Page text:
Cardiff 2 Coventry City 1
Championship, September 30th 2008
"Nobody knows anything!
Relegation Dogfight my arse! In that kind of form the mighty Bluebirds
will be leaping over Mick McCarthy's head in a couple of weeks and
lording it over this division as we prepare to take our places at the
top table of Premiership football. Well, not quite. But anyone
witnessing Saturday's wash-out performance could not fail to be excited
by the 1,000% improvement against Coventry. Guillotine-sharpening on
hold, firing squads stand down, angry emails to Peter Ridsdale and local taxi firms are booted into Deleted Items, Dave Jones and Darren Purse have a loved-up hug and all is rosey in the garden.
It was an extraordinary game if only for the spectacular way in which
referee Roger East disallowed Eastwood's goal in the 56th minute -
the linesman rather timidly waved his flag after an obvious handball
from Dann, then put it back down to his side after being ignored by the
ref. Coventry swept upfield and the always dangerous Eastwood finished
off a slick move by firing past Heaton. Cue uproar from the City fans
and a heated but civilised/non-threatening protest from McPhail , Purse and a couple of others, who urged the ref to consult the lino, even as the rest of the players were setting up for the restart.
No way is he going to change his mind, we thought, and then incredibly
after long moments of deliberation, lo and behold he did, indicating
that play should be returned for the original handball. A brave and
gutsy decision or a shameful capitulation to pester power depending upon the type of blue shirt you were wearing last night. Wearing an objective a head as is possible given the affliction of being a lifetime CCFC supporter, I would venture that this was the right decision, and the ref should be complimented for correcting an error of omission. The Sky Blues' fans, players and management were incandescently apoplectic, and without missing a beat, the rolling chants of "You Don't Know What You're Doing!" osmosed to "You Do Know What You're Doing!".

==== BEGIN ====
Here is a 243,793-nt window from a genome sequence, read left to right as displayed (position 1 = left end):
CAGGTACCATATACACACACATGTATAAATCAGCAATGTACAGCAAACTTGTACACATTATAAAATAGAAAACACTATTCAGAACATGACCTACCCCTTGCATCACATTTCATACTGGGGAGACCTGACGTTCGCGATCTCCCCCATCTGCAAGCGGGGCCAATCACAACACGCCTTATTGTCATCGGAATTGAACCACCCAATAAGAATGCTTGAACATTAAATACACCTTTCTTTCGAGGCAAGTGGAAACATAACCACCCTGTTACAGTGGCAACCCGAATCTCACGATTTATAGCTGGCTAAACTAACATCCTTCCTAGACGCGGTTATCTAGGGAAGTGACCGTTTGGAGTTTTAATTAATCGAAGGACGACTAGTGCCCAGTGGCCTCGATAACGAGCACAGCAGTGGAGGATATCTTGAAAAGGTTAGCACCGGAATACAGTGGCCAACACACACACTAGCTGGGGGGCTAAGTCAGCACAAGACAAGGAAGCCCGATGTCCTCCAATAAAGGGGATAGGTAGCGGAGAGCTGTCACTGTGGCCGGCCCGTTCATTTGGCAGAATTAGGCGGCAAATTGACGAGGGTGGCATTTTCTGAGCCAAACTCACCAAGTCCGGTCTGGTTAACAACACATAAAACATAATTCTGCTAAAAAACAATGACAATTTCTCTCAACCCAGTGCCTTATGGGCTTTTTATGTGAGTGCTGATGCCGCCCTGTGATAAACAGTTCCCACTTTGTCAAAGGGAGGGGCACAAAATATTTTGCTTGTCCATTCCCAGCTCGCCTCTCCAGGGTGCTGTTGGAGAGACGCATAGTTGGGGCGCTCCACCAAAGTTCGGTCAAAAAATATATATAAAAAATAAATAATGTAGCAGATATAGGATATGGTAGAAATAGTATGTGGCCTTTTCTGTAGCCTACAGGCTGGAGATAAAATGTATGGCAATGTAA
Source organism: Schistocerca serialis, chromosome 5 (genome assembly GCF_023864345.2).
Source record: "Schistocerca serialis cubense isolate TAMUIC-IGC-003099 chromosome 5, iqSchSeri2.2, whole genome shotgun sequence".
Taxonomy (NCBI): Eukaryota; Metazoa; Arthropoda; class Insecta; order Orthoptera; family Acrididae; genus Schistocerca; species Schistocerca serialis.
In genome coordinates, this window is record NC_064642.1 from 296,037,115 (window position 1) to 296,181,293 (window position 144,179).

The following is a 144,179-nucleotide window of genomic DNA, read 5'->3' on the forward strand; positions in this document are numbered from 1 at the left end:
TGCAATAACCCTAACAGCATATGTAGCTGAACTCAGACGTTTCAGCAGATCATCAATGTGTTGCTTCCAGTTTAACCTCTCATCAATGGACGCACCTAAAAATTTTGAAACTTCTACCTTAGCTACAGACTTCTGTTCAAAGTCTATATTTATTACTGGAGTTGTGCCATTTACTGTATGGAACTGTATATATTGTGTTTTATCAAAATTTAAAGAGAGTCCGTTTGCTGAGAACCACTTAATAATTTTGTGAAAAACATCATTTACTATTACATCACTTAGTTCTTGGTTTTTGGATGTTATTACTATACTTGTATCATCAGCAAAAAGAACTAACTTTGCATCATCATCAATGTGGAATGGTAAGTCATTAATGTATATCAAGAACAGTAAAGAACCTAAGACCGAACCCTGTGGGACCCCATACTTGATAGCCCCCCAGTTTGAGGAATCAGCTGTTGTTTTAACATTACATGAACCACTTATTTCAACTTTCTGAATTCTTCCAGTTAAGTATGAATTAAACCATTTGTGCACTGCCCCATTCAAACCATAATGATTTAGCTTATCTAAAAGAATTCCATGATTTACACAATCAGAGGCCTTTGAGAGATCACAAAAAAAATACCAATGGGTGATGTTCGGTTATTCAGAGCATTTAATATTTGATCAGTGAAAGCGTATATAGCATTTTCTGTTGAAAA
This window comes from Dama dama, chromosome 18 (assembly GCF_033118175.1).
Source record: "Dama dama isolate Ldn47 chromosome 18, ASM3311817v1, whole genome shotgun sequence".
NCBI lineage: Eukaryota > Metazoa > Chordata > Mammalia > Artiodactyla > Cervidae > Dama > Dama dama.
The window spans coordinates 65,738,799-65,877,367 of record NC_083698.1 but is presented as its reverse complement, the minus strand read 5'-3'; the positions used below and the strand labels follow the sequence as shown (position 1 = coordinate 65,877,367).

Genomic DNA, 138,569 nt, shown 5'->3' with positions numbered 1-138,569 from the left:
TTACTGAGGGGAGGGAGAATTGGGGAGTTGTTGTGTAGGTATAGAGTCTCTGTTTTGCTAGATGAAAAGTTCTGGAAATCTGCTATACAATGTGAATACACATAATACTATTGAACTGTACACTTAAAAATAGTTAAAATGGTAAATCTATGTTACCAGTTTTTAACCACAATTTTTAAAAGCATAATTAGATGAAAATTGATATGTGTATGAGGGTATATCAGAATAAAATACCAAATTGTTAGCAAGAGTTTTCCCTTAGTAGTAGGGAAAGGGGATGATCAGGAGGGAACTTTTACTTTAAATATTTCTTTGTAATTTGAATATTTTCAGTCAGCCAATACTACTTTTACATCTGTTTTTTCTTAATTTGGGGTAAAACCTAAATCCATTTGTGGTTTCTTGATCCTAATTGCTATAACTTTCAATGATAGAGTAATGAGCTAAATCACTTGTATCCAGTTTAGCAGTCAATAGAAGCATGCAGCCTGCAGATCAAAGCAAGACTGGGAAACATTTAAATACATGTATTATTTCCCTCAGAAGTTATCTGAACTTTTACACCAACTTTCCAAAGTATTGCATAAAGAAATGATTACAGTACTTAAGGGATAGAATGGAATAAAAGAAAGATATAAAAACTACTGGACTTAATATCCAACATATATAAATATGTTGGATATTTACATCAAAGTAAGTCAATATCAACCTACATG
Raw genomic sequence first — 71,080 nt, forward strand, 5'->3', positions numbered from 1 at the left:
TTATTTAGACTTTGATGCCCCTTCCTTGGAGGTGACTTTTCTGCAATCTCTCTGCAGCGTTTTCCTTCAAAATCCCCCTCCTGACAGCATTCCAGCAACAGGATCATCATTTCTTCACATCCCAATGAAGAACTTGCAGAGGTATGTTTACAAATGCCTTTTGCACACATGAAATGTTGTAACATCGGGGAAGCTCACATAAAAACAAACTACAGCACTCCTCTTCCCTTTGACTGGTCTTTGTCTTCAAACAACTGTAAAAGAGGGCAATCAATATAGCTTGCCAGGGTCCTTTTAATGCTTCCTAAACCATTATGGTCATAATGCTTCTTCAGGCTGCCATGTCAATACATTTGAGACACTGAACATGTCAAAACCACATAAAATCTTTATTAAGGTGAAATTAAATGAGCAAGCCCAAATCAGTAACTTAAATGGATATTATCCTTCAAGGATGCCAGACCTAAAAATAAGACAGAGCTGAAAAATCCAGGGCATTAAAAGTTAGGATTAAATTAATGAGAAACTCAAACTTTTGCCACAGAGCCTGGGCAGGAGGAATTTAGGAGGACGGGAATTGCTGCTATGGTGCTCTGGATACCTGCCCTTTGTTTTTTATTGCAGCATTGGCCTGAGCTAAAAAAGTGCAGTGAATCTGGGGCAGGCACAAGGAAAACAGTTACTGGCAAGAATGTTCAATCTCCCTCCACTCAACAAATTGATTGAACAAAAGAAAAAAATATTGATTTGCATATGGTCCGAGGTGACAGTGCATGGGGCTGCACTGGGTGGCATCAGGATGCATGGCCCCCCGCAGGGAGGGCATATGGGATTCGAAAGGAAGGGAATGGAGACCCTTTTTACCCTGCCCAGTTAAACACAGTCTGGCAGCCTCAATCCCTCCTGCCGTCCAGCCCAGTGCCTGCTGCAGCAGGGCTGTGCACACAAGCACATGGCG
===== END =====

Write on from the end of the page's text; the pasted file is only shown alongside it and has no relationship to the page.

In the short time between Saturday and Tuesday fixtures a whole heap of
things had transpired in and around Sloper Road, with Dave Jones
oblivious to the mounting catcalls from fans and local press criticising the team, their performance, their tactics, instead directing his ire towards a surprising dressing down for Dazzer Purse, whose performances this season have been one of the few highlights.
Despite Loovens' recent departure, the arrival of Hungarian Gyepes has meant that Purse's hold on the centre back position was always going to be somewhat tentative and subject to continued good form, but if DJ thought that this was a clever piece of man-management, it backfired bigtime with Purse launching his own tirade against the manager. Lessons learnt, when questioned after the Cov game, DJ rather sheepishly admitted that this is now "behind closed doors".
The downturn in attendance was less pronounced than expected, miserable
Saturday performance, mildly inclement weather and Arsenal/Porto on the
telly wiping only 2K worth of glory hunters off the crowd.
Ever-optimistic, the fans were vocally up for the challenge, and it was
evident from a very early stage that the players too were collectively
in a far better place, psyched up and bristling for the game in a manner which hasn't been seen at Ninian this year.
Ross McCormack in particular was a man possessed, already this season he has shown commendable work rate, but tonight he sped about like a cheetah with its tail on fire. He was a constant torment to the Coventry defenders, was desperate to score and willing to unleash shots from every available angle and at every available opportunity (much to the frustration of Joe Ledley on one occasion in the second half when Joe was much better placed).